UN urges Houthi, coalition talks as Hodeida crisis rages on
The UN on Monday called for the Yemeni government and the Houthis to begin talks to halt violence as fighting between the Saudi-led coalition - which backs the government - and the rebels intensifies in the coastal city of Hodeida.
Houthi rebels took control of a large area south of Hodeida on Friday, a key port where the warring sides agreed a ceasefire in 2018, after loyalist forces withdrew.
The new assault prompted the Saudi-led coalition to increase its attacks on areas south of the port city.
"The United Nations Mission in support of the Hodeida Agreement (UNMHA) notes that the withdrawal of the Joint Forces from Hodeida City, Al Durayhimi, Bayt al Faqih and parts of At Tuhayta districts and the subsequent takeover by Ansar Allah forces represents a major shift of the frontlines in the Hudaydah Governorate", the UNMHA said in a statement on Monday.
Ansar Allah is another name used in reference to the Houthi rebel group.
"These events warrant discussions between the parties of the Hodeida Agreement. UNMHA stands ready to facilitate those discussions within the framework of the Agreement and emphasises that sustainable peace can only be achieved by collective efforts."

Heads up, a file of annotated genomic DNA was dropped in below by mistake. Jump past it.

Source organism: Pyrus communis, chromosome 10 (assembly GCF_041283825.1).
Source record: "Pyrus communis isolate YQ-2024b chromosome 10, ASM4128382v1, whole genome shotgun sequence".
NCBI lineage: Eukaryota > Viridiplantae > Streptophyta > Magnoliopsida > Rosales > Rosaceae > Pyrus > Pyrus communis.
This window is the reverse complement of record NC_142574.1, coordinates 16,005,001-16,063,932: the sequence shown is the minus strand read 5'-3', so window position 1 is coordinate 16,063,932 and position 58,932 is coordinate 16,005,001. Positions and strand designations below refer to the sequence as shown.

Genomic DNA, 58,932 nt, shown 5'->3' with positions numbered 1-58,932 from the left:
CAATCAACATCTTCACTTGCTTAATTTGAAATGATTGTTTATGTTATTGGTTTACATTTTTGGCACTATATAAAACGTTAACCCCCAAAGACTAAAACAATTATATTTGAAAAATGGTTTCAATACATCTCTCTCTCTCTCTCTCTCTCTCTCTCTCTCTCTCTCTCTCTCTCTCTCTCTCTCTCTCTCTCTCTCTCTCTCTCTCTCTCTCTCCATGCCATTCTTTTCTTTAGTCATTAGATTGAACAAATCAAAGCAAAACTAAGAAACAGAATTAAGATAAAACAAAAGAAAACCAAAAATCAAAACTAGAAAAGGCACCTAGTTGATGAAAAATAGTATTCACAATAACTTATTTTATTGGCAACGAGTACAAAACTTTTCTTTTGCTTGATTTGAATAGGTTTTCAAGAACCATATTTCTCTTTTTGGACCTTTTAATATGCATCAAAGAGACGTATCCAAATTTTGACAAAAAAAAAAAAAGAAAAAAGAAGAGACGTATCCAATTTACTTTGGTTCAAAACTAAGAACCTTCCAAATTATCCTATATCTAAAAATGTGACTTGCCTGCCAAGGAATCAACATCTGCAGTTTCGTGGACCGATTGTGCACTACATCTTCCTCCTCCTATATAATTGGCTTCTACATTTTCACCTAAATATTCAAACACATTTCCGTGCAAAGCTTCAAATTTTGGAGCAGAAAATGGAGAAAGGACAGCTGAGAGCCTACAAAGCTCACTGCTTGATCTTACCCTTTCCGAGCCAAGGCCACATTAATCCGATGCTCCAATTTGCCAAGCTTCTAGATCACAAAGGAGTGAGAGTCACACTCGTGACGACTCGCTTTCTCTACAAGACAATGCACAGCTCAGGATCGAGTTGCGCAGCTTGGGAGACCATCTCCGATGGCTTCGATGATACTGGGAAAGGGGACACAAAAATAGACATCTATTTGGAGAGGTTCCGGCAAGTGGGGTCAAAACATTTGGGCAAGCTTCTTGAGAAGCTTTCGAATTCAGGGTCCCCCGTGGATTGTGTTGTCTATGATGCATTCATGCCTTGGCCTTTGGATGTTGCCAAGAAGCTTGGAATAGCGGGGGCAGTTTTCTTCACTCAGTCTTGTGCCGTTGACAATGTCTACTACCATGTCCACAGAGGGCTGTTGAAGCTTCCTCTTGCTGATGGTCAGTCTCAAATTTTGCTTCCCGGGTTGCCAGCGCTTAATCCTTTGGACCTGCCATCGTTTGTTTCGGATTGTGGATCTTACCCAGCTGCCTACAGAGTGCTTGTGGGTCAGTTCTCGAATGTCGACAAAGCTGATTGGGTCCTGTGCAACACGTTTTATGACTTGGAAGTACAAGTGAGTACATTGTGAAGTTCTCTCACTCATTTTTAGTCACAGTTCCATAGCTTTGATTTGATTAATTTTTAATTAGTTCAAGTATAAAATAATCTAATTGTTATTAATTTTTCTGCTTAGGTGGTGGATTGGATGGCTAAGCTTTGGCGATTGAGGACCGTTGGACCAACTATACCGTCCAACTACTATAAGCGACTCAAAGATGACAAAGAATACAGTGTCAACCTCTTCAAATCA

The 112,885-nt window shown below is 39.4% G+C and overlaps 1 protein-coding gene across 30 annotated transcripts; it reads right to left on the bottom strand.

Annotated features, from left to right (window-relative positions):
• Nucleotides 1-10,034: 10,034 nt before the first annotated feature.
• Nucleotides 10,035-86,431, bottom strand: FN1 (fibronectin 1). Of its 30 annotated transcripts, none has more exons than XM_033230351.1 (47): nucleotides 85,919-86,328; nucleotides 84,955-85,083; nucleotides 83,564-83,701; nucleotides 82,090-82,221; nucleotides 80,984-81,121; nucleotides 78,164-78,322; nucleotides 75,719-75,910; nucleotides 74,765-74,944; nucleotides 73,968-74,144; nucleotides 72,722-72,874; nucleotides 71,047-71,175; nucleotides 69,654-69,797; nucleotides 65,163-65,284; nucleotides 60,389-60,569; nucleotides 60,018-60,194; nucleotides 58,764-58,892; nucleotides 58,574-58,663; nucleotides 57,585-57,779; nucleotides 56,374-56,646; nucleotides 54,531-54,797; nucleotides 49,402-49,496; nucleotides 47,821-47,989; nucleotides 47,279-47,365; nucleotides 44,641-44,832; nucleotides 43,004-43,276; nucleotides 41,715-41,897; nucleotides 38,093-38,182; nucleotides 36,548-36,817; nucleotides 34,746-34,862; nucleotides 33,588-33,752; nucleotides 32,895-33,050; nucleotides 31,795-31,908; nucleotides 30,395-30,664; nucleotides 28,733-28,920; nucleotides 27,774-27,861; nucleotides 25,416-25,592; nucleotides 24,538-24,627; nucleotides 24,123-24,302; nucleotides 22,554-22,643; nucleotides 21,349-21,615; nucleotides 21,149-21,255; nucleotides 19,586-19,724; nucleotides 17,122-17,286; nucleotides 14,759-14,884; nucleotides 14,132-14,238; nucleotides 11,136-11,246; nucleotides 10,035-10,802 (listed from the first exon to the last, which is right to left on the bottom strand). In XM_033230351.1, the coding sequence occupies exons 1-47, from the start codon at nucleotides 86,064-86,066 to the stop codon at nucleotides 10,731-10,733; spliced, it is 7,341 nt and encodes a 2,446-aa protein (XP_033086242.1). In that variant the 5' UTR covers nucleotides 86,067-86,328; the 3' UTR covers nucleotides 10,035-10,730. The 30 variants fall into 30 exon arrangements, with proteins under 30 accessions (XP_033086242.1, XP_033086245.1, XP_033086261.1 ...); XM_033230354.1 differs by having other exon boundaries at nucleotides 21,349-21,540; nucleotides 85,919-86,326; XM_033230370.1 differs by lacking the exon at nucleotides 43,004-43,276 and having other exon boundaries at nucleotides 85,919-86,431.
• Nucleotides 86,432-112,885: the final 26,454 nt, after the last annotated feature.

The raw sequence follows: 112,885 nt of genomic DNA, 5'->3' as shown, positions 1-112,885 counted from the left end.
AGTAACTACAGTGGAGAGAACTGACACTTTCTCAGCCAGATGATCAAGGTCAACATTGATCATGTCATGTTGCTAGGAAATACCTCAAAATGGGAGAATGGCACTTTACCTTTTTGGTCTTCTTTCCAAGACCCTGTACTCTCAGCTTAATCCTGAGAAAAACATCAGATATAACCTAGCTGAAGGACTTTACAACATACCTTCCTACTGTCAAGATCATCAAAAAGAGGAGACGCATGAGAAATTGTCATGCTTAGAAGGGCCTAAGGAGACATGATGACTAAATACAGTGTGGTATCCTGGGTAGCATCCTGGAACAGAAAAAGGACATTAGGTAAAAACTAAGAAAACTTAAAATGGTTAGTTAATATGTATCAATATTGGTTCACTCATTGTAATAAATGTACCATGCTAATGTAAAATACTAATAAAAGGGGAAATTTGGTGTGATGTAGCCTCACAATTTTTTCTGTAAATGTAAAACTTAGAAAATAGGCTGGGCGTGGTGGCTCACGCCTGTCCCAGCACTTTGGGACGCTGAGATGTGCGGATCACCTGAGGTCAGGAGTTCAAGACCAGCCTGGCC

The statement urged all parties to the conflict to protect citizens.
The Houthi advance on Hodeida caused widespread anger across Yemen with the UN estimating that at least 6,000 people were displaced.
The internationally recognised government led by exiled President Abd Rabbuh Mansour Hadi denied any knowledge of the withdrawal.
Hodeida is the main entry point for commercial goods and aid flows and a lifeline for millions facing starvation in what the UN describes as the world's biggest humanitarian crisis.
The coalition intervened militarily to prop up the Yemeni government in 2015 after the Houthis seized the capital Sanaa the year before.
Since the start of the conflict, tens of thousands of people have been killed and millions displaced, precipitating what the UN has described as the "world's worst humanitarian crisis".